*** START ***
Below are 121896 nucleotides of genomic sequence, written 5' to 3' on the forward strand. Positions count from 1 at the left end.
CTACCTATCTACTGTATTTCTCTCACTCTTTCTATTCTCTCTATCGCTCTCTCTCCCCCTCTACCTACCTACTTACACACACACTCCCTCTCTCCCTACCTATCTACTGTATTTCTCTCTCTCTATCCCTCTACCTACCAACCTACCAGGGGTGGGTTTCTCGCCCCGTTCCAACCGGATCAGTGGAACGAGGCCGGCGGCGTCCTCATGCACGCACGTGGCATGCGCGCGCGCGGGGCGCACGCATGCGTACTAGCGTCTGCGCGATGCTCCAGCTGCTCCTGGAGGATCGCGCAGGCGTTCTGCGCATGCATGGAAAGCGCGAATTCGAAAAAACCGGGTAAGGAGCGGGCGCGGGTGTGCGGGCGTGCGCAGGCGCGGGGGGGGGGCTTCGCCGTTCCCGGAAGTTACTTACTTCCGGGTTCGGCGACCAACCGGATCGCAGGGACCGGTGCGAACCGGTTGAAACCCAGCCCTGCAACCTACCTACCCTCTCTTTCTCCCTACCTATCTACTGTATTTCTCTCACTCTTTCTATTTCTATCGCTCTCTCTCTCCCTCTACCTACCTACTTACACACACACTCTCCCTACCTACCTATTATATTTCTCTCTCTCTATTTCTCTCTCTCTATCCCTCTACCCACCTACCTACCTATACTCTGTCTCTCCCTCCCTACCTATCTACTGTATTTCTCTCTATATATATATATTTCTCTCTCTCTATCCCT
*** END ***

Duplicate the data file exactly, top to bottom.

Below are 121896 nucleotides of genomic sequence, written 5' to 3' on the forward strand. Positions count from 1 at the left end.
CTACCTATCTACTGTATTTCTCTCACTCTTTCTATTCTCTCTATCGCTCTCTCTCCCCCTCTACCTACCTACTTACACACACACTCCCTCTCTCCCTACCTATCTACTGTATTTCTCTCTCTCTATCCCTCTACCTACCAACCTACCAGGGGTGGGTTTCTCGCCCCGTTCCAACCGGATCAGTGGAACGAGGCCGGCGGCGTCCTCATGCACGCACGTGGCATGCGCGCGCGCGGGGCGCACGCATGCGTACTAGCGTCTGCGCGATGCTCCAGCTGCTCCTGGAGGATCGCGCAGGCGTTCTGCGCATGCATGGAAAGCGCGAATTCGAAAAAACCGGGTAAGGAGCGGGCGCGGGTGTGCGGGCGTGCGCAGGCGCGGGGGGGGGGCTTCGCCGTTCCCGGAAGTTACTTACTTCCGGGTTCGGCGACCAACCGGATCGCAGGGACCGGTGCGAACCGGTTGAAACCCAGCCCTGCAACCTACCTACCCTCTCTTTCTCCCTACCTATCTACTGTATTTCTCTCACTCTTTCTATTTCTATCGCTCTCTCTCTCCCTCTACCTACCTACTTACACACACACTCTCCCTACCTACCTATTATATTTCTCTCTCTCTATTTCTCTCTCTCTATCCCTCTACCCACCTACCTACCTATACTCTGTCTCTCCCTCCCTACCTATCTACTGTATTTCTCTCTATATATATATATTTCTCTCTCTCTATCCCT